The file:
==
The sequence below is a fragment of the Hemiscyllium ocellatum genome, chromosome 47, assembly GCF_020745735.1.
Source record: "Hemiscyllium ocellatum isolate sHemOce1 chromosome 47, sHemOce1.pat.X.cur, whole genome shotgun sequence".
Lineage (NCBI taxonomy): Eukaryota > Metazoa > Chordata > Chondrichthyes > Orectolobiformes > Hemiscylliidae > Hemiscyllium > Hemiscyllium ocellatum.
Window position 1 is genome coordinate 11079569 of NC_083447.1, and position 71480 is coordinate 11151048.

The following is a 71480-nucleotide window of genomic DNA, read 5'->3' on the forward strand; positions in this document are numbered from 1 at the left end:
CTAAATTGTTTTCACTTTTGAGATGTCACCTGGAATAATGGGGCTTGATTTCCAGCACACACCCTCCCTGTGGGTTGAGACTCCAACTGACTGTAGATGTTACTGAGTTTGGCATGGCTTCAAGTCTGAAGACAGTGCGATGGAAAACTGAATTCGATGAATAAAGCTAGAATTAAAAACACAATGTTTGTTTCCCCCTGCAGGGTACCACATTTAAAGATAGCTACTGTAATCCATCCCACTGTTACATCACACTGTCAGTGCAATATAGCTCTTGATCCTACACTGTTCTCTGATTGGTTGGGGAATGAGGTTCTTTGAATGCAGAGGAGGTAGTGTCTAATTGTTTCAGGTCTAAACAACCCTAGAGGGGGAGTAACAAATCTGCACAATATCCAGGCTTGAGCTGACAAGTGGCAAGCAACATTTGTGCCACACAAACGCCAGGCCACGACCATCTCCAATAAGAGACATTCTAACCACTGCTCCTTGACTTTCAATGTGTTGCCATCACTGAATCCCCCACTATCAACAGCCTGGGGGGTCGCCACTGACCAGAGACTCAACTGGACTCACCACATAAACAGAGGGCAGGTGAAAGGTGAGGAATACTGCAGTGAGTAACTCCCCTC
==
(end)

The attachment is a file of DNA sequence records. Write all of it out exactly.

The sequence below is a fragment of the Hemiscyllium ocellatum genome, chromosome 47, assembly GCF_020745735.1.
Source record: "Hemiscyllium ocellatum isolate sHemOce1 chromosome 47, sHemOce1.pat.X.cur, whole genome shotgun sequence".
Lineage (NCBI taxonomy): Eukaryota > Metazoa > Chordata > Chondrichthyes > Orectolobiformes > Hemiscylliidae > Hemiscyllium > Hemiscyllium ocellatum.
Window position 1 is genome coordinate 11079569 of NC_083447.1, and position 71480 is coordinate 11151048.

The following is a 71480-nucleotide window of genomic DNA, read 5'->3' on the forward strand; positions in this document are numbered from 1 at the left end:
CTAAATTGTTTTCACTTTTGAGATGTCACCTGGAATAATGGGGCTTGATTTCCAGCACACACCCTCCCTGTGGGTTGAGACTCCAACTGACTGTAGATGTTACTGAGTTTGGCATGGCTTCAAGTCTGAAGACAGTGCGATGGAAAACTGAATTCGATGAATAAAGCTAGAATTAAAAACACAATGTTTGTTTCCCCCTGCAGGGTACCACATTTAAAGATAGCTACTGTAATCCATCCCACTGTTACATCACACTGTCAGTGCAATATAGCTCTTGATCCTACACTGTTCTCTGATTGGTTGGGGAATGAGGTTCTTTGAATGCAGAGGAGGTAGTGTCTAATTGTTTCAGGTCTAAACAACCCTAGAGGGGGAGTAACAAATCTGCACAATATCCAGGCTTGAGCTGACAAGTGGCAAGCAACATTTGTGCCACACAAACGCCAGGCCACGACCATCTCCAATAAGAGACATTCTAACCACTGCTCCTTGACTTTCAATGTGTTGCCATCACTGAATCCCCCACTATCAACAGCCTGGGGGGTCGCCACTGACCAGAGACTCAACTGGACTCACCACATAAACAGAGGGCAGGTGAAAGGTGAGGAATACTGCAGTGAGTAACTCCCCTC